I absolutely love marinated artichokes. Not the sloppy bland kind that come in a tin, but proper Italian ones marinated in olive oil, which invariably cost an arm and a leg. I don’t often buy them, but sometimes I indulge in a special treat and serve them up with a platter of antipasto or in a salad. I have a distinct memory from my childhood of a long afternoon in the kitchen with my mother making our own marinated artichokes. It must have been the end of season because she had bought a whole box of small ones for a steal and I helped her go through the laborious process of peeling the hard outer leaves off each one to reveal the sweat and tender heart. I will never forget the pleasure of dipping into our jar of homemade deliciousness and the disappointment when they were finished!
Needless to say, one of the first things I did in the Vastrap veggie garden was to plant globe artichokes. I bought three established plants and started a few from seed. Having heard that they take quite a long time to produce anything, I didn’t expect much. We harvested a few last year, but only enough to eat there and then. This year it’s a completely different story! I have about seven plants and all of them are producing, including the ones I grew from seed last year. In a quick round of the garden last night I picked about eight beautiful artichokes, which was far too much for the two of us to eat so there was nothing to do but marinade them. It’s the first time I’ve done this since that day in the kitchen with my mom, but it’s really not rocket science. The recipe can easily be tweaked to suit individual taste. Unfortunately the preparation is a bit time consuming, but it’s definitely worth the effort and can be done in stages if you don’t have enough time all at once.
6-8 globe artichokes
3-4 cloves of garlic
Dried chilli flakes
Dried origanum and thyme
Salt & pepper
Good quality extra virgin olive oil (about 500ml)
Wash the artichokes thoroughly to remove any bugs that have settled between the leaves (save the ladybugs if you can!) Cut each artichoke in half from top to bottom. I like to keep the stems quite long. Scoop out the hairy choke with a spoon or pairing knife. Squeeze some lemon juice over each one to prevent the flesh going brown. Place in a pot and cover with salted water. Boil for about 20-30 minutes depending on the size of the hearts. Check the centre of the heart to see if a knife goes through easily – there should still be some resistance, but it must be cooked through.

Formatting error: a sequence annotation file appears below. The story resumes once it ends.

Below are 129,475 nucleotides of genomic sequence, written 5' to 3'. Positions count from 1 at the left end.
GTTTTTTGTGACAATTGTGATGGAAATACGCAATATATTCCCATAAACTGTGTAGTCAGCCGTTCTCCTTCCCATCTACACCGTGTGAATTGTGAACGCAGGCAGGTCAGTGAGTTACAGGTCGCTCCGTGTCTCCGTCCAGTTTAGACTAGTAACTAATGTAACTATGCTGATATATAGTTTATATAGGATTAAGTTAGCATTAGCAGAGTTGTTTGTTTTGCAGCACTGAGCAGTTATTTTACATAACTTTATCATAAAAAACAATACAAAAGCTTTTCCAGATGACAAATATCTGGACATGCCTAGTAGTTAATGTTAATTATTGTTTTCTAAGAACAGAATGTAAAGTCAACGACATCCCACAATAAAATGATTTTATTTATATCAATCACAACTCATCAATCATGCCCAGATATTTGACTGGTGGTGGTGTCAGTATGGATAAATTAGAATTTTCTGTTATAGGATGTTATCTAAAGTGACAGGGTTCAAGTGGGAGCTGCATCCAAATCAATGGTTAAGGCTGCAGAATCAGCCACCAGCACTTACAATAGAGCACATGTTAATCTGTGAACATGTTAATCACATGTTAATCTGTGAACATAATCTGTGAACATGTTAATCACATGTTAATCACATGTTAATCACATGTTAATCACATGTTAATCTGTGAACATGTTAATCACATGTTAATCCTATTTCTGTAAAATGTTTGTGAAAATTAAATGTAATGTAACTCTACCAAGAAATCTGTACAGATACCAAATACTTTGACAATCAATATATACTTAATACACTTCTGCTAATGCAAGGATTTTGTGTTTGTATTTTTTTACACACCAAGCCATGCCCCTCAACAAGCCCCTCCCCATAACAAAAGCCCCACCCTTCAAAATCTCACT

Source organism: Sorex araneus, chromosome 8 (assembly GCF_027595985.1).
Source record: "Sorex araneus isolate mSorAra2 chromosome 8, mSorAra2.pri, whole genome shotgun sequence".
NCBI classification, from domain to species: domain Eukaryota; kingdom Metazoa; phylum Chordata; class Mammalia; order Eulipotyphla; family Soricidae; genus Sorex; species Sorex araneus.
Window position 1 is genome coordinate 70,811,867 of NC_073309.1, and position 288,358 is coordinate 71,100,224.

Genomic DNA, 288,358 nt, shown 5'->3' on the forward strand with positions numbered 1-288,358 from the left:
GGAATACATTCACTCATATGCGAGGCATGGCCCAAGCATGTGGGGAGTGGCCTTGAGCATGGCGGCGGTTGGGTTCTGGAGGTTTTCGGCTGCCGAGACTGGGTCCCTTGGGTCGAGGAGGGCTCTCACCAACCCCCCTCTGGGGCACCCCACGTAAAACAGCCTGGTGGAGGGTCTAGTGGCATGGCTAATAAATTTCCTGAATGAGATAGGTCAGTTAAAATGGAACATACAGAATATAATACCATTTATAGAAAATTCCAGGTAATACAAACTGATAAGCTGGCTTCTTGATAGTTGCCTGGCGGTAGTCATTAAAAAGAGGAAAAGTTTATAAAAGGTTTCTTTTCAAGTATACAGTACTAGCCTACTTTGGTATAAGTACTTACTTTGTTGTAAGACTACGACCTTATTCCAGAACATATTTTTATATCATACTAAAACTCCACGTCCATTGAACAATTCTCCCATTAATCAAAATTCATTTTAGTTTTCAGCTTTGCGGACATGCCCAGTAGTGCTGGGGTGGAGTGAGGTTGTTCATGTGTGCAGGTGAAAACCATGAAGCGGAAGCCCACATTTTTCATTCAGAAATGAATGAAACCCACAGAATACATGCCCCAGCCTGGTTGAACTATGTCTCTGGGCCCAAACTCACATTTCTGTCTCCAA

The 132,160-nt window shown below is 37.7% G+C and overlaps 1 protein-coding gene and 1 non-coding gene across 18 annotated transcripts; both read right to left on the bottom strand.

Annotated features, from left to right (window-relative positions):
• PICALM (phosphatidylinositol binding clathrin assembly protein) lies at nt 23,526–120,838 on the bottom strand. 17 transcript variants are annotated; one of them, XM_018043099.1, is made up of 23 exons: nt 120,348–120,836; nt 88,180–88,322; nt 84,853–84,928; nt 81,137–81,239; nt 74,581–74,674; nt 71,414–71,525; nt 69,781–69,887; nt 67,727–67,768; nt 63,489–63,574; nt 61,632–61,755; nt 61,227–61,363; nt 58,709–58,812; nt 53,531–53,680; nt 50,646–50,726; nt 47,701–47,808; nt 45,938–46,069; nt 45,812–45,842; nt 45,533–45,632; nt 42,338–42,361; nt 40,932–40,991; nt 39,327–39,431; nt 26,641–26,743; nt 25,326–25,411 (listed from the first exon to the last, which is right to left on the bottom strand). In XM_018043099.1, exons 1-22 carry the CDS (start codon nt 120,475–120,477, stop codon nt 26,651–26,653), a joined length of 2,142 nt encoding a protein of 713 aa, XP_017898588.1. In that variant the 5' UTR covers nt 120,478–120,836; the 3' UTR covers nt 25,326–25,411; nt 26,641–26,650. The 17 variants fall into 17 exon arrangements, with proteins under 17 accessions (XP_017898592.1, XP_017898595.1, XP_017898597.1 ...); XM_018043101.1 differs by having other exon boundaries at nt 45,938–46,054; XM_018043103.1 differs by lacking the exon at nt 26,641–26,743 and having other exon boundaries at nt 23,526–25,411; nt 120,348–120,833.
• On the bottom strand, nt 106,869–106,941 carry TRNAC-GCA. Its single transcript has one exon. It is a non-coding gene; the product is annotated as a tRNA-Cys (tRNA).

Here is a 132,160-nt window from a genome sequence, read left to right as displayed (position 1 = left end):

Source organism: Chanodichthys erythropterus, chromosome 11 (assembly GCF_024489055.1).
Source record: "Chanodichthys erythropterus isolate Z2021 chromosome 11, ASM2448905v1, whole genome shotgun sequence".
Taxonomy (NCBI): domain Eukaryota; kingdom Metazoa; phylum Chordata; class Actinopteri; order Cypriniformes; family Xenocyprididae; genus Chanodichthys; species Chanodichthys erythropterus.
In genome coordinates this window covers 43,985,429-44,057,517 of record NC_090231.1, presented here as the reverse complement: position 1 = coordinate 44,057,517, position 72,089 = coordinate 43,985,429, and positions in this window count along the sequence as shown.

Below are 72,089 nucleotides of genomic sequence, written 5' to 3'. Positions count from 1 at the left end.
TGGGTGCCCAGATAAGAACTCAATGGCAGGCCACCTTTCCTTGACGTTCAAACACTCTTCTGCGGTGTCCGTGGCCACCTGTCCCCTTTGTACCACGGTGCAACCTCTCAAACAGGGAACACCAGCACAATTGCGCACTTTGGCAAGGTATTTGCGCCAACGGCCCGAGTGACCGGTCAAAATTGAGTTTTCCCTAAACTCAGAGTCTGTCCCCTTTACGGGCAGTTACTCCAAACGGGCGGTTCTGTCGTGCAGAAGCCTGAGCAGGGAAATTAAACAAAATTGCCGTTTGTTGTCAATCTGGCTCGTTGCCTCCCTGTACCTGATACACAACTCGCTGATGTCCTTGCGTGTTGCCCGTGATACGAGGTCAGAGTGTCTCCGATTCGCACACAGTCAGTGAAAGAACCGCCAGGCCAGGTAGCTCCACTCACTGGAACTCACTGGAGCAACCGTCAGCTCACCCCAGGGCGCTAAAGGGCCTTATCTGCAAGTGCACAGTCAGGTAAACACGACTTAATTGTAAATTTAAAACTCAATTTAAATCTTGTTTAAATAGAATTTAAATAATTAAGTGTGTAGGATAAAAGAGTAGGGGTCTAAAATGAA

Once cooked drain off the water in a colander. I like to chargrill them a bit on a griddle pan, but it’s not strictly necessary. You can do this while they are still hot or even the next day when you have more time. Place each artichoke heart-side down on a hot grill pan until there are some nice brown stripes. At this point you can set some of the artichokes aside to eat in the traditional way with olive oil, butter or mayonnaise. Otherwise start with the next process of removing all the hard outer leaves and cutting off the prickly tops. Some people do this before the artichoke is cooked, but I think that’s too difficult. My knives are not nearly sharp enough!
You should be left with a pot full of artichoke hearts and the tender inner leaves. Add the garlic, chilli flakes, herbs, salt and pepper and olive oil. Bring to the boil for 5-10 minutes to allow the flavours to infuse. Add the juice of one lemon. Place the artichoke hearts in a glass bottle or container and cover with the oil, herb and lemon juice mixture. Store in the fridge and top up with new ones as you go along.